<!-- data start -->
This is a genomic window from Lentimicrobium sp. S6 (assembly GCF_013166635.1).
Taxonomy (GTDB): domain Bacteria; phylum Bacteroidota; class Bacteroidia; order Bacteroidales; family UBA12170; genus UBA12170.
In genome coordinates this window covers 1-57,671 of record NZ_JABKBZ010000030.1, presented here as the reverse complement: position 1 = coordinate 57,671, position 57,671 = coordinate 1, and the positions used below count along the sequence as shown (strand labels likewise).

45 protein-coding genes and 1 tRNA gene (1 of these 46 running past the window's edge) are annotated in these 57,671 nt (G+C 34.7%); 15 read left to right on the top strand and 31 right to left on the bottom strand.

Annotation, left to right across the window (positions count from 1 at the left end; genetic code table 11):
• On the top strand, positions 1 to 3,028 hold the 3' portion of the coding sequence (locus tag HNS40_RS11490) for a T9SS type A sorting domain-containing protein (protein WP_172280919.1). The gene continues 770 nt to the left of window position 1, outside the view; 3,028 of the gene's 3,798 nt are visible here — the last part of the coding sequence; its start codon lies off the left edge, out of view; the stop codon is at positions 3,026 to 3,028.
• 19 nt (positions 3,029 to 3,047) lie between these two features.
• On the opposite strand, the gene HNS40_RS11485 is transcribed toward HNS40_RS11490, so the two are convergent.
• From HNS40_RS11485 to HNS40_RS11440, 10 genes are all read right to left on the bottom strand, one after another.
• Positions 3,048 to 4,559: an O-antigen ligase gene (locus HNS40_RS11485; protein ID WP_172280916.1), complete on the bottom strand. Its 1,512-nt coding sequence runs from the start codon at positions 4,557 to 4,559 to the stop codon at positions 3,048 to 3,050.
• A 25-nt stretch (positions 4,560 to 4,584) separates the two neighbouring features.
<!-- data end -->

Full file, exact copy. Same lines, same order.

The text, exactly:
This is a genomic window from Lentimicrobium sp. S6 (assembly GCF_013166635.1).
Taxonomy (GTDB): domain Bacteria; phylum Bacteroidota; class Bacteroidia; order Bacteroidales; family UBA12170; genus UBA12170.
In genome coordinates this window covers 1-57,671 of record NZ_JABKBZ010000030.1, presented here as the reverse complement: position 1 = coordinate 57,671, position 57,671 = coordinate 1, and the positions used below count along the sequence as shown (strand labels likewise).

45 protein-coding genes and 1 tRNA gene (1 of these 46 running past the window's edge) are annotated in these 57,671 nt (G+C 34.7%); 15 read left to right on the top strand and 31 right to left on the bottom strand.

Annotation, left to right across the window (positions count from 1 at the left end; genetic code table 11):
• On the top strand, positions 1 to 3,028 hold the 3' portion of the coding sequence (locus tag HNS40_RS11490) for a T9SS type A sorting domain-containing protein (protein WP_172280919.1). The gene continues 770 nt to the left of window position 1, outside the view; 3,028 of the gene's 3,798 nt are visible here — the last part of the coding sequence; its start codon lies off the left edge, out of view; the stop codon is at positions 3,026 to 3,028.
• 19 nt (positions 3,029 to 3,047) lie between these two features.
• On the opposite strand, the gene HNS40_RS11485 is transcribed toward HNS40_RS11490, so the two are convergent.
• From HNS40_RS11485 to HNS40_RS11440, 10 genes are all read right to left on the bottom strand, one after another.
• Positions 3,048 to 4,559: an O-antigen ligase gene (locus HNS40_RS11485; protein ID WP_172280916.1), complete on the bottom strand. Its 1,512-nt coding sequence runs from the start codon at positions 4,557 to 4,559 to the stop codon at positions 3,048 to 3,050.
• A 25-nt stretch (positions 4,560 to 4,584) separates the two neighbouring features.